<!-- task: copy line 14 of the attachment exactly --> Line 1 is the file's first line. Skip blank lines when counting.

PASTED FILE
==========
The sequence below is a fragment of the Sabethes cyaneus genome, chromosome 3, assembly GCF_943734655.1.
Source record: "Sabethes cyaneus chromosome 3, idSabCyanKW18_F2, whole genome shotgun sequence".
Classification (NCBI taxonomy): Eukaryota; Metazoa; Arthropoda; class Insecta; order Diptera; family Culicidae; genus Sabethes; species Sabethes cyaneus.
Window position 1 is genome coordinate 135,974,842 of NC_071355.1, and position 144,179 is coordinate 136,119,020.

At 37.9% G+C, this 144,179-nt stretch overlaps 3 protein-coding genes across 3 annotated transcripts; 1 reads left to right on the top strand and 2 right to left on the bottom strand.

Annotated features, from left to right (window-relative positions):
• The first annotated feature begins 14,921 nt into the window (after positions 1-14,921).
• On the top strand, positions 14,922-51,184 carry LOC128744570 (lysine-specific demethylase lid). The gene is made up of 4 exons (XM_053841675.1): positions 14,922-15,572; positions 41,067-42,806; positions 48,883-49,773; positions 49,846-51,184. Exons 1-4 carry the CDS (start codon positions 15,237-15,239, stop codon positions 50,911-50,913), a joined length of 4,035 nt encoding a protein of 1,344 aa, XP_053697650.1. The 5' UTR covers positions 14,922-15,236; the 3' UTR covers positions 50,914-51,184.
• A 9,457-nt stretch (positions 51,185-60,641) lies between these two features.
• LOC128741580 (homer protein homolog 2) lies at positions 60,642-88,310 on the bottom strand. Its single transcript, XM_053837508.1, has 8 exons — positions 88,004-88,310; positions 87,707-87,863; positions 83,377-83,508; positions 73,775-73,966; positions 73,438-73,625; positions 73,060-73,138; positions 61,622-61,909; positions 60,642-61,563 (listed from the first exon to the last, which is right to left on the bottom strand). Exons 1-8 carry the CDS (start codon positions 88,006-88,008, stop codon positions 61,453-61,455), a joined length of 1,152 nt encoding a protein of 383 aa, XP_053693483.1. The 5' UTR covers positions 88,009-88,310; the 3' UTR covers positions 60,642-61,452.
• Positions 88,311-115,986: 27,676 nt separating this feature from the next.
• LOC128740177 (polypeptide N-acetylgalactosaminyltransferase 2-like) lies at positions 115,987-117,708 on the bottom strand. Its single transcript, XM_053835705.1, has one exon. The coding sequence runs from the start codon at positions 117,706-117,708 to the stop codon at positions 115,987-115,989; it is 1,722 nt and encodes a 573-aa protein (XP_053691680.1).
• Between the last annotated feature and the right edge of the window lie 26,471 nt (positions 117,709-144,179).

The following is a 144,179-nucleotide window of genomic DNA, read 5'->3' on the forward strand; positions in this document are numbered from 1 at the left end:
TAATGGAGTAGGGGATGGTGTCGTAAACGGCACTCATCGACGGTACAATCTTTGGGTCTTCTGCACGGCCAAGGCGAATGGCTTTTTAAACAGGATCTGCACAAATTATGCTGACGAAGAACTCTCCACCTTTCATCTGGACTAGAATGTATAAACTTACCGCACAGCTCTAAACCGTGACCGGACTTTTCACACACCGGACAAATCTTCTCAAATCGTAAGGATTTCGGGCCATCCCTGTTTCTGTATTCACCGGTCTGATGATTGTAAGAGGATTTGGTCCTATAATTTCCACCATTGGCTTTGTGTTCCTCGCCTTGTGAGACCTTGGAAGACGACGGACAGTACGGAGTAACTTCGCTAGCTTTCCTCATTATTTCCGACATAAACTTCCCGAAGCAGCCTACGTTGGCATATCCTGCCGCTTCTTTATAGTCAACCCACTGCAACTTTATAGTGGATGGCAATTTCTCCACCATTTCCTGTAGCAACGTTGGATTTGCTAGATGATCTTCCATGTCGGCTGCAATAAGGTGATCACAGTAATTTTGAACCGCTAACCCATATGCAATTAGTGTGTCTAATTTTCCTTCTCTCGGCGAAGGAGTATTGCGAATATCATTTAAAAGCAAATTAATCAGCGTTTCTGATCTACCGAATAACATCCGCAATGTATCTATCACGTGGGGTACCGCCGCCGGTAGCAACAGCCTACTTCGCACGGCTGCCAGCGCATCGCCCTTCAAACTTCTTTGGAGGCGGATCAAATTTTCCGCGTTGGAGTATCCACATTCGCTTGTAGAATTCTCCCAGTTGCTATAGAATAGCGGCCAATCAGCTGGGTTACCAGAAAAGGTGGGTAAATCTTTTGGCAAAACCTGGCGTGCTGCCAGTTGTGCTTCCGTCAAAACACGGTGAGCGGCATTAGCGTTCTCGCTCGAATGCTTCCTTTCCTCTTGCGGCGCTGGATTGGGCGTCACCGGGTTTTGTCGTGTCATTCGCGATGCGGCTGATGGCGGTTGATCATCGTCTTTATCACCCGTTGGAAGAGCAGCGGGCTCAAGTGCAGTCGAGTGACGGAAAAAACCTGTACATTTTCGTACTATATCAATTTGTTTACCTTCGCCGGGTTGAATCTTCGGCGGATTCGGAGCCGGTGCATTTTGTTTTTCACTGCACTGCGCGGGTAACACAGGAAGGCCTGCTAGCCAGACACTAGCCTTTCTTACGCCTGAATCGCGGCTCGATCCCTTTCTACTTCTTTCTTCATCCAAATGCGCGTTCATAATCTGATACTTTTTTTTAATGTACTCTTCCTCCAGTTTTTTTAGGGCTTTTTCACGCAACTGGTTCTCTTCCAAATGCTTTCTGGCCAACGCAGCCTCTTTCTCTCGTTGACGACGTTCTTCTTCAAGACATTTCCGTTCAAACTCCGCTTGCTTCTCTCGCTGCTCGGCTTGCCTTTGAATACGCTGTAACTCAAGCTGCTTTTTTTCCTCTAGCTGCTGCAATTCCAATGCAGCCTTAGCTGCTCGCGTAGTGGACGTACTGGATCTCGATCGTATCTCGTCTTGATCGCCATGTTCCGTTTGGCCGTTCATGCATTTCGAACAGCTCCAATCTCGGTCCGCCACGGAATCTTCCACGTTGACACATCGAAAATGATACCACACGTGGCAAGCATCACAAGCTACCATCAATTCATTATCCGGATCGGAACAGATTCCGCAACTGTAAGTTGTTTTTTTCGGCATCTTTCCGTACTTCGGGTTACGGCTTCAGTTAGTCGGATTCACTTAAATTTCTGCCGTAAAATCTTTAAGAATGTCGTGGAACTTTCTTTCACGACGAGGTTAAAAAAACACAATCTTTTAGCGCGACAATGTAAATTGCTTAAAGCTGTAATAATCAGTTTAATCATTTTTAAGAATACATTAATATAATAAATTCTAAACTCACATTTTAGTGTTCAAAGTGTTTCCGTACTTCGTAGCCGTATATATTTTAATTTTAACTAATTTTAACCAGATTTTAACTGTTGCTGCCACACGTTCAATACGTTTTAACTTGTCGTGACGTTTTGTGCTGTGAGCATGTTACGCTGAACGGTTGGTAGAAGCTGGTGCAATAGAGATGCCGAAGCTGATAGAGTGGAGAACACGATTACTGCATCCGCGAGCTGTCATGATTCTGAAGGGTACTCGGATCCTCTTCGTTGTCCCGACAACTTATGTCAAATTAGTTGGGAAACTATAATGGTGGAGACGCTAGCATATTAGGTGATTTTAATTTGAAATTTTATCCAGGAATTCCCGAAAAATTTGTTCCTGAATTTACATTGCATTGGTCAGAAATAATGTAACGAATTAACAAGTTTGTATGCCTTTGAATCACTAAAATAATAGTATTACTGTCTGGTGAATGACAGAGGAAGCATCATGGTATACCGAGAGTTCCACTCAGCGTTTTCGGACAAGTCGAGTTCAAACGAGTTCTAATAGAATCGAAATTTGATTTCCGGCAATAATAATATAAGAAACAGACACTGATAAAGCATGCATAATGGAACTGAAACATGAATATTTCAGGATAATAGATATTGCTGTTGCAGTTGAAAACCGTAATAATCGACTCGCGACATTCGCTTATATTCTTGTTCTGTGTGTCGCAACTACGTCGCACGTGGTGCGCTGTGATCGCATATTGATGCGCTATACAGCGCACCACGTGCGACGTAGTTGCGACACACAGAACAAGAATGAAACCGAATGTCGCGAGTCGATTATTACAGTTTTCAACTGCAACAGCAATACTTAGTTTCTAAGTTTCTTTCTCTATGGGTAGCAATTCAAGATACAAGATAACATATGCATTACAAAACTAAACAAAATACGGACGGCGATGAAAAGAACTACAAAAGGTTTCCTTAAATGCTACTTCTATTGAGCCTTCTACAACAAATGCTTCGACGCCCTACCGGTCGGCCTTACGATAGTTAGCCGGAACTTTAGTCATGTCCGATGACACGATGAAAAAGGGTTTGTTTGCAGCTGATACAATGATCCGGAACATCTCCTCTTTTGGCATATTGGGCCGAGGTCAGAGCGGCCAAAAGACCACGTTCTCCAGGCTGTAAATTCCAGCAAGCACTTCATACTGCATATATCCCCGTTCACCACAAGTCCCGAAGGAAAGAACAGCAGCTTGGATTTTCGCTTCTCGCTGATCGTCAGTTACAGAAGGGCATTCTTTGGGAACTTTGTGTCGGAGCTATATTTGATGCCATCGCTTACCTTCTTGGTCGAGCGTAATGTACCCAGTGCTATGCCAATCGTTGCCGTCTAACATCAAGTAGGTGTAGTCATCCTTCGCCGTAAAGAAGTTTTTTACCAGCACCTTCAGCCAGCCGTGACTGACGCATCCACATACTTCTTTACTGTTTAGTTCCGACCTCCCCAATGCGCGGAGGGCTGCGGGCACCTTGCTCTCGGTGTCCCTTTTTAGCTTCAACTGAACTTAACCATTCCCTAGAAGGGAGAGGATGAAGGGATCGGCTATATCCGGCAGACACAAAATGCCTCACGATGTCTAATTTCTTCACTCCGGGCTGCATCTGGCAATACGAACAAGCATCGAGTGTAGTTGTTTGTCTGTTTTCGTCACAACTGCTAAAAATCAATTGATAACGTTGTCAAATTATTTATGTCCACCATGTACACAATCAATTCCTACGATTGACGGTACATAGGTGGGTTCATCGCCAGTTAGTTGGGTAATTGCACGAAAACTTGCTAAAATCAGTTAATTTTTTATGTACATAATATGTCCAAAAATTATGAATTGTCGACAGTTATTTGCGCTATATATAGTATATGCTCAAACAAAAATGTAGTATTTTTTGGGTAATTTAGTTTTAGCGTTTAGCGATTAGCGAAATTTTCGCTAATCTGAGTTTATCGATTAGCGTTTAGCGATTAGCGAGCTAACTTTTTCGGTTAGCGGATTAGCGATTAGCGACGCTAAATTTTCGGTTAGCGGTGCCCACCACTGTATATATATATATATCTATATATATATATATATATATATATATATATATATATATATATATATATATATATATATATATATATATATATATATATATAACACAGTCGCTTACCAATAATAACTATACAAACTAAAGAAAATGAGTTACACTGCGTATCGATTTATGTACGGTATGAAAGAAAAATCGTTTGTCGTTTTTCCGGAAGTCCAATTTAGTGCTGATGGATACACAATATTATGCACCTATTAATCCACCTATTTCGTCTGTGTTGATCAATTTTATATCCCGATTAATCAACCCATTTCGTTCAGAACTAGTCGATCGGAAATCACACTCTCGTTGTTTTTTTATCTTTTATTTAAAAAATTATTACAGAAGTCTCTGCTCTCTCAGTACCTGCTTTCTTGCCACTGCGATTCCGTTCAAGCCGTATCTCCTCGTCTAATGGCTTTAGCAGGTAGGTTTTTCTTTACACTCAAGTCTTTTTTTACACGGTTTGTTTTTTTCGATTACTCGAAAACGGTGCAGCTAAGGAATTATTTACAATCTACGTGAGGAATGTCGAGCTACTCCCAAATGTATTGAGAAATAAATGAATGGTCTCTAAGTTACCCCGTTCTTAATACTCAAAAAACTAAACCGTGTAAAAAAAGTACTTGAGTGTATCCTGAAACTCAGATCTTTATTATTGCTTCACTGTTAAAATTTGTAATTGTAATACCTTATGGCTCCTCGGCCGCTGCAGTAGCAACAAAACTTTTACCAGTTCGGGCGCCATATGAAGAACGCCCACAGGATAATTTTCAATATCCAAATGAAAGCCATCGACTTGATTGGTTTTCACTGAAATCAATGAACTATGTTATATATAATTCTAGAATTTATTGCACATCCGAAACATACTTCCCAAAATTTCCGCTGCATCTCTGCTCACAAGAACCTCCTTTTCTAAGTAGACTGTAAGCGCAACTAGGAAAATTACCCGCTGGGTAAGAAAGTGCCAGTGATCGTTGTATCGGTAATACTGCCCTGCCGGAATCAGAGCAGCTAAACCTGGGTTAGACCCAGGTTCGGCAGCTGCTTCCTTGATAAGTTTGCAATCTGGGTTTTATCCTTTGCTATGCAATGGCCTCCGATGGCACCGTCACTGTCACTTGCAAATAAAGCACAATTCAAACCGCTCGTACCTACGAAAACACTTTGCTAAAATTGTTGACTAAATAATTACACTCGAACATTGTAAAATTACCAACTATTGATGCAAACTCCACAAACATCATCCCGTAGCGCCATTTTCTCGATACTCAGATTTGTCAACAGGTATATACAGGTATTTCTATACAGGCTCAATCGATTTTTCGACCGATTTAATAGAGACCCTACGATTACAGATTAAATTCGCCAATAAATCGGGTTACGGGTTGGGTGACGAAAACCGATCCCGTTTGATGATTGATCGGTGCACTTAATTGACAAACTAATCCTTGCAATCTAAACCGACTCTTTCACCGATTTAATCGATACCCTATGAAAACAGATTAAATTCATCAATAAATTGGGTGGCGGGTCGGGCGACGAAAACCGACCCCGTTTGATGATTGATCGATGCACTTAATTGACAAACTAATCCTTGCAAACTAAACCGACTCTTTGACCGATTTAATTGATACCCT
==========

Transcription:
The following is a 144,179-nucleotide window of genomic DNA, read 5'->3' on the forward strand; positions in this document are numbered from 1 at the left end: